But to a person who has internalized the idea of continual improvement, there is no end state. Continual improvement is like Jonathan Livingston Seagull, or maybe a really hard video game, in which conquering one level leads to another level. Or you could say it’s like attending school. When we graduate pre-school, we become beginners in elementary school. When we graduate elementary school, we become beginners in middle school. When we graduate middle school, we become beginners in high school. When we graduate high school, we become beginners at university.
When we graduate university, we become beginners in a Masters program or in the work force. As we progress through our careers, we reach numerous milestones in our professional growth, but we never reach a permanent end state. We become beginners again and again, at different levels.One more metaphor
I sometimes liken Scrum to Forrest Gump’s braces. In the movie, Forrest Gump, the title character wears braces on his legs as a child. He needs the braces to stand and walk. Then the day comes when he’s ready to run. At that stage, the braces are a hindrance. In the film, the title character starts to run, and the braces begin to break apart. Piece by piece, they fall away, leaving his legs free to carry him smoothly.
As an Expedition progresses through the LeadingAgile Basecamps on its Agile journey, it requires guidance and structure appropriate to its level of proficiency with lightweight methods; its ability to apply Lean and Agile thinking in practice. Teams in the Expedition that are burning down a backlog of planned features can benefit greatly from Scum when they are in the early stages of learning Agile. You could say that Scrum helps these teams learn to stand and walk. It adds value at least through Basecamp 3, and possibly further.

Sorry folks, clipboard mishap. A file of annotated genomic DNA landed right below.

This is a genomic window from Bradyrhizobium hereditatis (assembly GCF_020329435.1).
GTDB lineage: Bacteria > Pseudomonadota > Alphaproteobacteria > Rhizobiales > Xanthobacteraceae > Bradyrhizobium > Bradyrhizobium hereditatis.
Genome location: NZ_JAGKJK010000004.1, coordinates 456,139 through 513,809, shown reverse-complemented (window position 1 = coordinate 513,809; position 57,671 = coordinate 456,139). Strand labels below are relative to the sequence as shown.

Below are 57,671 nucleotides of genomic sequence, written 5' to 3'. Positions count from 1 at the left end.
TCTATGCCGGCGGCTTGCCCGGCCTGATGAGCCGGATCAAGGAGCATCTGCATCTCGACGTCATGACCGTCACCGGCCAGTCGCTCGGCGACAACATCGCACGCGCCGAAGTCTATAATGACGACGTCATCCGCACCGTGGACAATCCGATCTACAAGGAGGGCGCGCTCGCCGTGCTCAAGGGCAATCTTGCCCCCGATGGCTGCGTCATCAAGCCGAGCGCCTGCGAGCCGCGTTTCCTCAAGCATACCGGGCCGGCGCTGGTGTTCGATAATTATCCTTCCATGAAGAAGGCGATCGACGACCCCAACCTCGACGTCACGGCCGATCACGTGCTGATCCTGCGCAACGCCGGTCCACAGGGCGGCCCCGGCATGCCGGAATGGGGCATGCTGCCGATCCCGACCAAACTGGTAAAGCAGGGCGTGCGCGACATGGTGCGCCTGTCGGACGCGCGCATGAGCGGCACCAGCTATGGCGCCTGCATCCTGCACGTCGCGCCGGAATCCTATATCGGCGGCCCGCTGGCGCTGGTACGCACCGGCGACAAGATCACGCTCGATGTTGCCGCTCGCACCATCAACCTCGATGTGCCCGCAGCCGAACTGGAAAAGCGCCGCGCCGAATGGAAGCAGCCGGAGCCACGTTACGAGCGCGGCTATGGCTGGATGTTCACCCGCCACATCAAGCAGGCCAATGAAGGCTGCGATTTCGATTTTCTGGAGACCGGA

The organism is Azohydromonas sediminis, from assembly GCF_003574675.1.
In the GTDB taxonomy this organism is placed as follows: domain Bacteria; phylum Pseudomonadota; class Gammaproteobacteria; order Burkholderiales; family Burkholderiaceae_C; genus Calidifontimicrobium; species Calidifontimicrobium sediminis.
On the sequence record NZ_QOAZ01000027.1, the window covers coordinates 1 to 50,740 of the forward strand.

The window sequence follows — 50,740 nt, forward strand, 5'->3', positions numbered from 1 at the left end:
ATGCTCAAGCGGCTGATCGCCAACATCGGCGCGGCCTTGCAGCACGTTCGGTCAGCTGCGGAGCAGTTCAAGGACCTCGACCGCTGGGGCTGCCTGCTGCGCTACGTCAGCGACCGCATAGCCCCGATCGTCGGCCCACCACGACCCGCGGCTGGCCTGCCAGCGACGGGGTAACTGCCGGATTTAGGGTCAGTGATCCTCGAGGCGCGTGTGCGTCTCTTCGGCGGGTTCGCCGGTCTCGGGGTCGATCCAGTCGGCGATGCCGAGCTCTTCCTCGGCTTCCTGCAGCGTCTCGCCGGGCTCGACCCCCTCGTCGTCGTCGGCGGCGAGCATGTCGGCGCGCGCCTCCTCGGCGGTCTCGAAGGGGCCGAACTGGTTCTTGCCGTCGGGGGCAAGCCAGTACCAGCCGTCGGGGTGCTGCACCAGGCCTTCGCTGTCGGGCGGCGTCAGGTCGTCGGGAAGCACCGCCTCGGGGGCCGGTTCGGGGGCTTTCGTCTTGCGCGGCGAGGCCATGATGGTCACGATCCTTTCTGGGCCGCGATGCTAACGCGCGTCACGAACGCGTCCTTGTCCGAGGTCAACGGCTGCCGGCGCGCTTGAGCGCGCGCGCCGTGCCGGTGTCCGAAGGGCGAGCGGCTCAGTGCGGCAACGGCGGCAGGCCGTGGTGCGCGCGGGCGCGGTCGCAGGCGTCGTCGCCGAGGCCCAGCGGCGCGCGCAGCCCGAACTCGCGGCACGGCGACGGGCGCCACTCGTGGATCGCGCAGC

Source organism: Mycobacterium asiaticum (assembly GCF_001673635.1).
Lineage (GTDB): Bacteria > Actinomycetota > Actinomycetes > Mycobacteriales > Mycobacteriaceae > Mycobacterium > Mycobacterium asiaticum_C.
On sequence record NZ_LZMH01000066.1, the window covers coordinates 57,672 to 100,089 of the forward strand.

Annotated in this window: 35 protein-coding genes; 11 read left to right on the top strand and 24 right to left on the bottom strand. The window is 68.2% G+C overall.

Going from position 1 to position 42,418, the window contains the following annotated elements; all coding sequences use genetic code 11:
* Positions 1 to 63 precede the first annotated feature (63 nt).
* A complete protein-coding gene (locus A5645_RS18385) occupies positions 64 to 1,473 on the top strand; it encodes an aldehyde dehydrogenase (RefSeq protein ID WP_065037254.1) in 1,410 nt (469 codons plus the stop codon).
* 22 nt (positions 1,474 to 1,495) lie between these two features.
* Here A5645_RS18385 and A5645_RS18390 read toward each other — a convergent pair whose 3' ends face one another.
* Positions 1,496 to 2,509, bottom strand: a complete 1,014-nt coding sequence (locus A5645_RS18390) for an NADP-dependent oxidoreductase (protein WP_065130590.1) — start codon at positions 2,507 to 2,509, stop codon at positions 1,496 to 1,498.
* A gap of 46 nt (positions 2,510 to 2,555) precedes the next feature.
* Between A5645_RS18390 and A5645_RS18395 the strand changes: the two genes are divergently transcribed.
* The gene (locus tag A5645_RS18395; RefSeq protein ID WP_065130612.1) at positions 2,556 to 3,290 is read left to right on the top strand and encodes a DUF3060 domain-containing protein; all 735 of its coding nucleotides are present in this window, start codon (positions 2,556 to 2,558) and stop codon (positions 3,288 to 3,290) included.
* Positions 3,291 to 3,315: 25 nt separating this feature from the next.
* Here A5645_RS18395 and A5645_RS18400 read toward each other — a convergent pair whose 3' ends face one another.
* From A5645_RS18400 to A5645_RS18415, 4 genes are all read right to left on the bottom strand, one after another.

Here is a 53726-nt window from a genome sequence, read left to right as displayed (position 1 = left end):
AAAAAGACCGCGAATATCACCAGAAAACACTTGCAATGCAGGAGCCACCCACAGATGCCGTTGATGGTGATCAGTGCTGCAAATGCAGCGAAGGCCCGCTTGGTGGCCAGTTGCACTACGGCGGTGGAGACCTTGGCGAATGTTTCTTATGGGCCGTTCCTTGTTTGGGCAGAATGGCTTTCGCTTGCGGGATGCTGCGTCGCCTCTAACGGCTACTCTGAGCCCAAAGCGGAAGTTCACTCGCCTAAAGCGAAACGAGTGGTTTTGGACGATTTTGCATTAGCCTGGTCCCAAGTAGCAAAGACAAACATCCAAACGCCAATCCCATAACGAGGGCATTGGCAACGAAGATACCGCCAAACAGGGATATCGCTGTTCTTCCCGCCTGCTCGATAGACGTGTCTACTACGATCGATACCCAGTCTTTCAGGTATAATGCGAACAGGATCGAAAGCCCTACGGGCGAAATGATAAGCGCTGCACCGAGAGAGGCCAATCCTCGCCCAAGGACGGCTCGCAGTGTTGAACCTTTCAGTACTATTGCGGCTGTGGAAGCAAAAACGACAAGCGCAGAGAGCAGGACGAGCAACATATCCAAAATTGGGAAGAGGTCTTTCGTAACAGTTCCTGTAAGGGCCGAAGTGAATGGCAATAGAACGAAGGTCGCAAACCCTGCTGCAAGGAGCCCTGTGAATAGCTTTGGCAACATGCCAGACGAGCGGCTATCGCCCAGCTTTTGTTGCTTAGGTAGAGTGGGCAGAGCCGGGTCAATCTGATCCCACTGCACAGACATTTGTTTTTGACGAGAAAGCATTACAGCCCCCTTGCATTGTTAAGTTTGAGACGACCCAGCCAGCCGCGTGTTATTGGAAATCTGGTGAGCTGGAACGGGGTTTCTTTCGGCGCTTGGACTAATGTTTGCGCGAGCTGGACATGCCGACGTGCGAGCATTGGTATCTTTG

What we really want to see is Expeditions, and whole organizations, start to run. When they reach the stage that they’re ready to run, Scrum can be the same kind of hindrance as Forrest’s braces. Scrum practices can fall away naturally as teams learn to achieve the same goals with less ceremony. If we don’t allow the braces to fall away, we’re impeding the teams’ ability to progress.
Scrum practices can fall away naturally as teams learn to achieve the same goals with less ceremonyCult? What cult? I don’t see no cult!
You may disagree that there’s any such thing as a Scrum cult. Disagreement is okay. But if the observation is valid, then what might have caused the emergence of a cult around Scrum?
I’ll make the personal observation that the vast majority of Scrum (and Agile) coaches have never seen or experienced what can happen once an organization truly internalizes Lean and Agile values and moves beyond the novice level with these approaches. Most coaches introduce novice practitioners to the basics of Lean and Agile (and Scrum), and then move on to another client where they introduce the basics again.